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Highways Agency delays £315M Mottram bypass

The Highways Agency has delayed the construction of the controversial Mottram-Tintwistle bypass by up to four years to 2016/17.

The double bypass scheme would improve journey times between Manchester and Sheffield, but carve a path through the revered Peak District.

A single Public Inquiry would have covered the bypasses of Mottram in Longdendale, Hollingworth and Tintwistle, but this has now been delayed by up to four years, putting the entire scheme back.

£15M has so far been spent on the scheme, including the original 15 days of Public Inquiry that was abandoned due to errors in the Agency’s original submissions. There is no firm start date in sight.

The Agency’s Major Projects Director, Nirmal Kotecha, said: “Draft proposals for the scheme were published in 2007. Since then a Public Inquiry has been started and adjourned and there have been changes to the traffic model and the environmental statement.”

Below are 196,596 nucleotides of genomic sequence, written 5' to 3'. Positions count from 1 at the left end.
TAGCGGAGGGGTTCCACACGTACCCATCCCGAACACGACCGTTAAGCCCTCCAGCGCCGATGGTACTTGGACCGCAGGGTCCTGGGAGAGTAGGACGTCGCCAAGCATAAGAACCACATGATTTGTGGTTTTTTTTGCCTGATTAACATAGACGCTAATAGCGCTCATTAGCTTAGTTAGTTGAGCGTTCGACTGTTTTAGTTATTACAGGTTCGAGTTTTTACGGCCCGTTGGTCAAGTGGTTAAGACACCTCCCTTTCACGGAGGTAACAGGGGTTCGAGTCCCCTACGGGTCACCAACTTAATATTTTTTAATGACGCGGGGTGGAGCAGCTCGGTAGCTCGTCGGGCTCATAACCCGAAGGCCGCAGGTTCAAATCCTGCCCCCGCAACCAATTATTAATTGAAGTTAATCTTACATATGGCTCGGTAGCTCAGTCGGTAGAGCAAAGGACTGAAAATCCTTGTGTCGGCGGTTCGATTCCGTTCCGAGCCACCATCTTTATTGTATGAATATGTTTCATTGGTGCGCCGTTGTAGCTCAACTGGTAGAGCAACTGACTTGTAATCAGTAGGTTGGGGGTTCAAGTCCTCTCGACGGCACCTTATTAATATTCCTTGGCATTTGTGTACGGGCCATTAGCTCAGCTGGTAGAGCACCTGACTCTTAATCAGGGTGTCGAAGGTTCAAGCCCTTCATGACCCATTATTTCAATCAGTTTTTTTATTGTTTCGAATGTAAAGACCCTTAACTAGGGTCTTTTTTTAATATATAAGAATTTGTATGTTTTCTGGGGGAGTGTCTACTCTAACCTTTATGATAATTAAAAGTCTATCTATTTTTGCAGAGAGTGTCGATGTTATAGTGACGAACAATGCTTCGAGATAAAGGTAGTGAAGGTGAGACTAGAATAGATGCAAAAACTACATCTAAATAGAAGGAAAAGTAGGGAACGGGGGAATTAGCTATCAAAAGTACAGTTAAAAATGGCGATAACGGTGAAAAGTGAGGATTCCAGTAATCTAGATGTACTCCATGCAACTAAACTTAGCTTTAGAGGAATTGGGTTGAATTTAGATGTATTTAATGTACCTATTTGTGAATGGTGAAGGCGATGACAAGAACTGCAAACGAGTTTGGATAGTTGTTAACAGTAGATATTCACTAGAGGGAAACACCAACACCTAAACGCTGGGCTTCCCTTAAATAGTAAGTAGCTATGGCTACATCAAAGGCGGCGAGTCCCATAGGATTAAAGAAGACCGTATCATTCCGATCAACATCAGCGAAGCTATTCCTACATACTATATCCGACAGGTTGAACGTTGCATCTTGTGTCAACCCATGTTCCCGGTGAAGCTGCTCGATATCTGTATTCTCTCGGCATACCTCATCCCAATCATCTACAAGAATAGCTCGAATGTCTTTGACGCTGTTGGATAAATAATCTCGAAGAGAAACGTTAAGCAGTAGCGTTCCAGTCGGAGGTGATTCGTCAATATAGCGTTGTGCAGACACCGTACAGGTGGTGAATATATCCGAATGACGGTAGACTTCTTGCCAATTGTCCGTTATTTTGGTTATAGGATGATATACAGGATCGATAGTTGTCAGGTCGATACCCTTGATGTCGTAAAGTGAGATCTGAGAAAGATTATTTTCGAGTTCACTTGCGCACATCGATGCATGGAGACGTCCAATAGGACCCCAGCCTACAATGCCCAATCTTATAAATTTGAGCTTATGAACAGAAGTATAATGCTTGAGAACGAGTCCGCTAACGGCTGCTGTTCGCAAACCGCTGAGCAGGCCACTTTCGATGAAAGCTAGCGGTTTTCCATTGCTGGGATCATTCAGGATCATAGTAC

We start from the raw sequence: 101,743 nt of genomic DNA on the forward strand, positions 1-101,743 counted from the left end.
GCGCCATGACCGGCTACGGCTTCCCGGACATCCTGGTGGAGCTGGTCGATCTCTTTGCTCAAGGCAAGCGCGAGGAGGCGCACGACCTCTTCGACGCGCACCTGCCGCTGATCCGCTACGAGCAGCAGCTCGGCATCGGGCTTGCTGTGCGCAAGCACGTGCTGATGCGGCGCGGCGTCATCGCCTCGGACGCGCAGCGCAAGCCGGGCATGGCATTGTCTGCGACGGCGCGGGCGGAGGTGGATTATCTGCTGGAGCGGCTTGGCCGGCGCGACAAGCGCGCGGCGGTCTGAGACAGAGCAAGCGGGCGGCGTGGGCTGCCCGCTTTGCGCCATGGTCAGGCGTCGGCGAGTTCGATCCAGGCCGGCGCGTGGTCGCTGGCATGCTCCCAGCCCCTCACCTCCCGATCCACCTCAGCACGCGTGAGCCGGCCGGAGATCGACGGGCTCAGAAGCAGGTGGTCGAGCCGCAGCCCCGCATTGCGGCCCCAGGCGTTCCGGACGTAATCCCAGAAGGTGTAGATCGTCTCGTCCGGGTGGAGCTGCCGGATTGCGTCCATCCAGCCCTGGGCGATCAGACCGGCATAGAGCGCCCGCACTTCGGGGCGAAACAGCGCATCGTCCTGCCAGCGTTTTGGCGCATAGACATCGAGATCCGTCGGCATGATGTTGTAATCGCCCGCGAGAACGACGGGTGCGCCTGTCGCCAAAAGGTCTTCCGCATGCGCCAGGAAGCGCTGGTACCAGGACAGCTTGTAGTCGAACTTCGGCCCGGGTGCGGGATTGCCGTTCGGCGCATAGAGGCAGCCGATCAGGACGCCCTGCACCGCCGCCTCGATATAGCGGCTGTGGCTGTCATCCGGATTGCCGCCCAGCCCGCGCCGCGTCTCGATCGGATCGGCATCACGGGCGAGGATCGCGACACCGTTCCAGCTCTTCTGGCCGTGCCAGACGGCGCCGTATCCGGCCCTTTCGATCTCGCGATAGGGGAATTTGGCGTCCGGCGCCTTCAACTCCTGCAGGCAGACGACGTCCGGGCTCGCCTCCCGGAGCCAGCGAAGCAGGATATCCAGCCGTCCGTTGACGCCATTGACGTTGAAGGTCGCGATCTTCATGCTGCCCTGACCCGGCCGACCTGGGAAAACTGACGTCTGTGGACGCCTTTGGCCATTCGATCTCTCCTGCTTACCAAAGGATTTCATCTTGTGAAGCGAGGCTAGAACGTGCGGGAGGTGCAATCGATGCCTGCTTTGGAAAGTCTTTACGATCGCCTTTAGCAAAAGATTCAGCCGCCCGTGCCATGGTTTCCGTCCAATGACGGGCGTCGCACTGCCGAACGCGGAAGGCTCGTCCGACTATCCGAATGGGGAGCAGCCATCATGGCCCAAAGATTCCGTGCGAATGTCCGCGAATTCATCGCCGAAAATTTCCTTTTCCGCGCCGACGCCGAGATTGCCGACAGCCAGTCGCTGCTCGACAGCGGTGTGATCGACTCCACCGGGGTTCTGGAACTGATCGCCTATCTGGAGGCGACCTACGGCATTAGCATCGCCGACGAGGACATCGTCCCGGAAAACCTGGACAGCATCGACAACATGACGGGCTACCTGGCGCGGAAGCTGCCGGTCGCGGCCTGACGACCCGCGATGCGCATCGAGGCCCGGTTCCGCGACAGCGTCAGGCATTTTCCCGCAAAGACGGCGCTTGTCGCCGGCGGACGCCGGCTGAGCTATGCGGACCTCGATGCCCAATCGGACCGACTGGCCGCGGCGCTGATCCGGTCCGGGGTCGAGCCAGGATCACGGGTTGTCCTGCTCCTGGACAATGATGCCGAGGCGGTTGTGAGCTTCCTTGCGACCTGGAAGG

The Campaign for Better Transport today welcomed the news, their Roads and climate campaigner Richard George said: “This is fantastic news for the hundreds of local people who have been fighting against this scheme, and a welcome dose of common sense from the Highways Agency. National Parks are places of exceptional natural beauty, not convenient places to put a mini-motorway.

“The Highways Agency has had 18 months to make the case for the road; that they have finally admitted defeat should send a clear signal that there is neither the need nor the political will for the scheme. Surely the only sensible solution would be to abandon it altogether and concentrate on tackling the very real problems of lorries by banning HGVs from the national park.”

Readers' comments (1)

  • John Mather

    This project offers economic, environmental and safety benefits. It's a great pity that its delivery has once again been delayed. But this perhaps is not surprising given the 'not in my backyard' stance adopted by some. We need to give due consideration to the needs and expectations of people who live and work in the built environment as well as those who seek to protect the 'natural' one that has in fact been shaped by mankind. Mottram, Hollingworth and Tintwistle need relief from through traffic. I find it hard to visualise a single two-lane road as a mini-motorway.

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